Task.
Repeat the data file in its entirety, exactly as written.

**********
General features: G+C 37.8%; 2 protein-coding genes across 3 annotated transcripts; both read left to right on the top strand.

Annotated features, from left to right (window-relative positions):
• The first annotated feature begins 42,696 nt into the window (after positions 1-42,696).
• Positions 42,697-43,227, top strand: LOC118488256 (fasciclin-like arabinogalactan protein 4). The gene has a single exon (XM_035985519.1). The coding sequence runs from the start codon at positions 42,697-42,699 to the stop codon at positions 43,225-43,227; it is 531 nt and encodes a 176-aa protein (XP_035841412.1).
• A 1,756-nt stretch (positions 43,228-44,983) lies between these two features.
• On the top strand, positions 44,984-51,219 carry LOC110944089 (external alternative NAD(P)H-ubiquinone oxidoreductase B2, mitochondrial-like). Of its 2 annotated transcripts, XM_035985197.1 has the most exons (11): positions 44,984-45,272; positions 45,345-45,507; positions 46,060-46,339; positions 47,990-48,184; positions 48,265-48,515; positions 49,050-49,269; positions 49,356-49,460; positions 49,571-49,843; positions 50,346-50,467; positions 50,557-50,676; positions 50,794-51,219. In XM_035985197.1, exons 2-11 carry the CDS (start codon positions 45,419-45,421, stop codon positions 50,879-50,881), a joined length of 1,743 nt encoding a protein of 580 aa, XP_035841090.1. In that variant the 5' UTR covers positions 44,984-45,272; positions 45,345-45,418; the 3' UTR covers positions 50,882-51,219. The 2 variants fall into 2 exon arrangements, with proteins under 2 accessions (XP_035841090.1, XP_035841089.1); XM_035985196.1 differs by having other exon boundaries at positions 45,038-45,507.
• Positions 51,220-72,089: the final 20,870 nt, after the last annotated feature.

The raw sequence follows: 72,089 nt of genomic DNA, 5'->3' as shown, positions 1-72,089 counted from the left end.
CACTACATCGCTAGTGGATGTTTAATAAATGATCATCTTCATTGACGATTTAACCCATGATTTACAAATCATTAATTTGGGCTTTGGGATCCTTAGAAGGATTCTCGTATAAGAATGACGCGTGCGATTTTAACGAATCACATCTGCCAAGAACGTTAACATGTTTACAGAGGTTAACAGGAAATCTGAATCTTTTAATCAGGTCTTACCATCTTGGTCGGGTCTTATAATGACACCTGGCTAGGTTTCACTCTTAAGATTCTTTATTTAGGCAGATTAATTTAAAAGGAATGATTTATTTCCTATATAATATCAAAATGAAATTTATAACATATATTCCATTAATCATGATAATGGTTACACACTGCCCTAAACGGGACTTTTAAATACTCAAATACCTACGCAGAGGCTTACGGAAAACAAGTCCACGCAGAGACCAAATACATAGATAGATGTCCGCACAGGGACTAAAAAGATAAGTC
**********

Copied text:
General features: G+C 37.8%; 2 protein-coding genes across 3 annotated transcripts; both read left to right on the top strand.

Annotated features, from left to right (window-relative positions):
• The first annotated feature begins 42,696 nt into the window (after positions 1-42,696).
• Positions 42,697-43,227, top strand: LOC118488256 (fasciclin-like arabinogalactan protein 4). The gene has a single exon (XM_035985519.1). The coding sequence runs from the start codon at positions 42,697-42,699 to the stop codon at positions 43,225-43,227; it is 531 nt and encodes a 176-aa protein (XP_035841412.1).
• A 1,756-nt stretch (positions 43,228-44,983) lies between these two features.
• On the top strand, positions 44,984-51,219 carry LOC110944089 (external alternative NAD(P)H-ubiquinone oxidoreductase B2, mitochondrial-like). Of its 2 annotated transcripts, XM_035985197.1 has the most exons (11): positions 44,984-45,272; positions 45,345-45,507; positions 46,060-46,339; positions 47,990-48,184; positions 48,265-48,515; positions 49,050-49,269; positions 49,356-49,460; positions 49,571-49,843; positions 50,346-50,467; positions 50,557-50,676; positions 50,794-51,219. In XM_035985197.1, exons 2-11 carry the CDS (start codon positions 45,419-45,421, stop codon positions 50,879-50,881), a joined length of 1,743 nt encoding a protein of 580 aa, XP_035841090.1. In that variant the 5' UTR covers positions 44,984-45,272; positions 45,345-45,418; the 3' UTR covers positions 50,882-51,219. The 2 variants fall into 2 exon arrangements, with proteins under 2 accessions (XP_035841090.1, XP_035841089.1); XM_035985196.1 differs by having other exon boundaries at positions 45,038-45,507.
• Positions 51,220-72,089: the final 20,870 nt, after the last annotated feature.

The raw sequence follows: 72,089 nt of genomic DNA, 5'->3' as shown, positions 1-72,089 counted from the left end.
CACTACATCGCTAGTGGATGTTTAATAAATGATCATCTTCATTGACGATTTAACCCATGATTTACAAATCATTAATTTGGGCTTTGGGATCCTTAGAAGGATTCTCGTATAAGAATGACGCGTGCGATTTTAACGAATCACATCTGCCAAGAACGTTAACATGTTTACAGAGGTTAACAGGAAATCTGAATCTTTTAATCAGGTCTTACCATCTTGGTCGGGTCTTATAATGACACCTGGCTAGGTTTCACTCTTAAGATTCTTTATTTAGGCAGATTAATTTAAAAGGAATGATTTATTTCCTATATAATATCAAAATGAAATTTATAACATATATTCCATTAATCATGATAATGGTTACACACTGCCCTAAACGGGACTTTTAAATACTCAAATACCTACGCAGAGGCTTACGGAAAACAAGTCCACGCAGAGACCAAATACATAGATAGATGTCCGCACAGGGACTAAAAAGATAAGTC